A new tool could help police crack down on distracted driving. It's similar to a breathalyzer, and it can help determine if a driver was texting at the time of a crash.

It's being called a "textalyzer." Police say it could be useful during an investigation, but critics say this is an invasion of privacy.

"Distracted driving is quickly becoming one of the leading causes of crashes, right up there with DUI," said Cpl. Anthony Chimera of the Millcreek Township Police Department's Traffic Division.

The textalyzer could end someone's driving privileges if they don't end their texts before getting behind the wheel. Chimera says the tool could be useful during a traffic investigation.

"Lots of people aren't very truthful with us in determining the events that led up the crash, as far as distracted driving and being on their cell phone," he said.

The textalyzer is similar to a breathalyzer. It would pull information such as the times texts are sent, but not personal data in those conversations. Police would then use that information to help determine if distracted driving led to the crash. New York is attempting to become the first state to legalize textalyzers.

However, critics say the textalyzer could go to far, taking more private information than necessary, even encroaching on civil liberties.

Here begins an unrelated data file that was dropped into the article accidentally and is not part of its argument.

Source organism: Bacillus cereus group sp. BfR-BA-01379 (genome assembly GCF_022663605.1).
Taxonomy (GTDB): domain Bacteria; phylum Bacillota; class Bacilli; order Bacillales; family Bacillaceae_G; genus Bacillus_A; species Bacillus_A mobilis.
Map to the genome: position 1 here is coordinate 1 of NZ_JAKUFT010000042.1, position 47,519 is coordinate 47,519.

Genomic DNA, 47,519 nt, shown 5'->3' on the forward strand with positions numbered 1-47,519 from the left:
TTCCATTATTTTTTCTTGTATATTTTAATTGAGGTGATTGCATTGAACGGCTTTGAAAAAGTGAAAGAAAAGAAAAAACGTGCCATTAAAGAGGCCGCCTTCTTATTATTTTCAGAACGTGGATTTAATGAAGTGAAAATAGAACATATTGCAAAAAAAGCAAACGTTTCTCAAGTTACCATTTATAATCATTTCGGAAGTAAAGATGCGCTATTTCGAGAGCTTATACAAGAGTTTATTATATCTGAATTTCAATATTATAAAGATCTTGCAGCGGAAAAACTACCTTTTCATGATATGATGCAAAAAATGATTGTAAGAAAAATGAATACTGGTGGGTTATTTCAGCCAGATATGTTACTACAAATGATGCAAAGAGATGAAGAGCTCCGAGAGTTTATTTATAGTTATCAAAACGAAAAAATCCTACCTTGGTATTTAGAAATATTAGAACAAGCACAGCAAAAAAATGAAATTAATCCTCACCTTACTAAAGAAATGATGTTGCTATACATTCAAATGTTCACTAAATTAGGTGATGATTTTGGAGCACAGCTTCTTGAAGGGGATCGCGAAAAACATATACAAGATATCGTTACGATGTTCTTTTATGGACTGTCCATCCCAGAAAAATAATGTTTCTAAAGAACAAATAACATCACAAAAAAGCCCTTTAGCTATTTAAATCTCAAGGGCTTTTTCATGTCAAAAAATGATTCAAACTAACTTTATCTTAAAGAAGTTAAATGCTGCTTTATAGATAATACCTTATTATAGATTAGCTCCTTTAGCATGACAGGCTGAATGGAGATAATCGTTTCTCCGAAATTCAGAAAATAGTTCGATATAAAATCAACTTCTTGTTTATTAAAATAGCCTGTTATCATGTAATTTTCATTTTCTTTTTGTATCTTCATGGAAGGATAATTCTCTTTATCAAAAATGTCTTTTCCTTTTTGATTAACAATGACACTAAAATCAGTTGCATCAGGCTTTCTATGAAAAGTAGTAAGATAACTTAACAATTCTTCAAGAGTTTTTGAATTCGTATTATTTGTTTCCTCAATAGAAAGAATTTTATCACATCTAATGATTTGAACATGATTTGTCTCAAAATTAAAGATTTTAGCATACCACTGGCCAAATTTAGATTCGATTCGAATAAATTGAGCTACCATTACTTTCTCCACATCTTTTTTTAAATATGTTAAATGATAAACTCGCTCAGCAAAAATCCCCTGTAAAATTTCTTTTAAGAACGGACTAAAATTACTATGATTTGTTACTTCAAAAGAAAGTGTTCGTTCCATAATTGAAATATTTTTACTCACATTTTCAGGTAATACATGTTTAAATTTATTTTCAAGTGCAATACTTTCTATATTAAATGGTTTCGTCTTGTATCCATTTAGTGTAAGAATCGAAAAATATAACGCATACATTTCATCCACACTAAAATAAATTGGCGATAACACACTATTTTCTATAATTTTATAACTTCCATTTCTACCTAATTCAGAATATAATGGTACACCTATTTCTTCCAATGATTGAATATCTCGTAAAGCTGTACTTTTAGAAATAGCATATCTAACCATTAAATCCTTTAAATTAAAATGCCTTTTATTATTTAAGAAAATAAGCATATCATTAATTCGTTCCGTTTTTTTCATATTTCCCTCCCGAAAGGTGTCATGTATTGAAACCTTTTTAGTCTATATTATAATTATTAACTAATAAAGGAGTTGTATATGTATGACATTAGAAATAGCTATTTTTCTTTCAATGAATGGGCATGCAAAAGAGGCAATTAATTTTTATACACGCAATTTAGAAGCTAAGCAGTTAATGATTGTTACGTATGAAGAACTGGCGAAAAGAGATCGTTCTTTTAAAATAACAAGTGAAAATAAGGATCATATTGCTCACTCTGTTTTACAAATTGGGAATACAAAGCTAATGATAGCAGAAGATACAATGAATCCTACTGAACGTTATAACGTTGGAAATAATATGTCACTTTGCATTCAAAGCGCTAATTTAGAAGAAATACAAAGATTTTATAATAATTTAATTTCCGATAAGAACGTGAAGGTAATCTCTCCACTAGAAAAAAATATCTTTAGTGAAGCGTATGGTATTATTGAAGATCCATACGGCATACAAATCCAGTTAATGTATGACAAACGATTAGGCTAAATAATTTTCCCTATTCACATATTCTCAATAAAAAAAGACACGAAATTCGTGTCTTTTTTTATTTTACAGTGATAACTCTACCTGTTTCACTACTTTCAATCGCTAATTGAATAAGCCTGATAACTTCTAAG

"The access of police to sensitive data on somebody's phone, or sensitive photos on somebody's phone or sensitive documents on somebody's phone could pose as a privacy concern," said John Carlson, an Erie-based attorney specializing in DUI-related offenses.

Carlson, who agrees with Chimera that textalyzers could be useful, sees similarities between a breathalyzer and the so-called "textalyzer." But, he cautions against poorly-written laws that would allow police to overstep their bounds.

"There would have to be a narrowly-tailored basis for allowing police access to the phone," said Carlson. "It couldn't just be unfettered discretion at every traffic stop."

"Texting and driving, I think everyone knows it's illegal and dangerous," Chimera added, "but a lot of people are still doing it."

The textalyzer itself is still in production through Israeli-based company Cellebrite.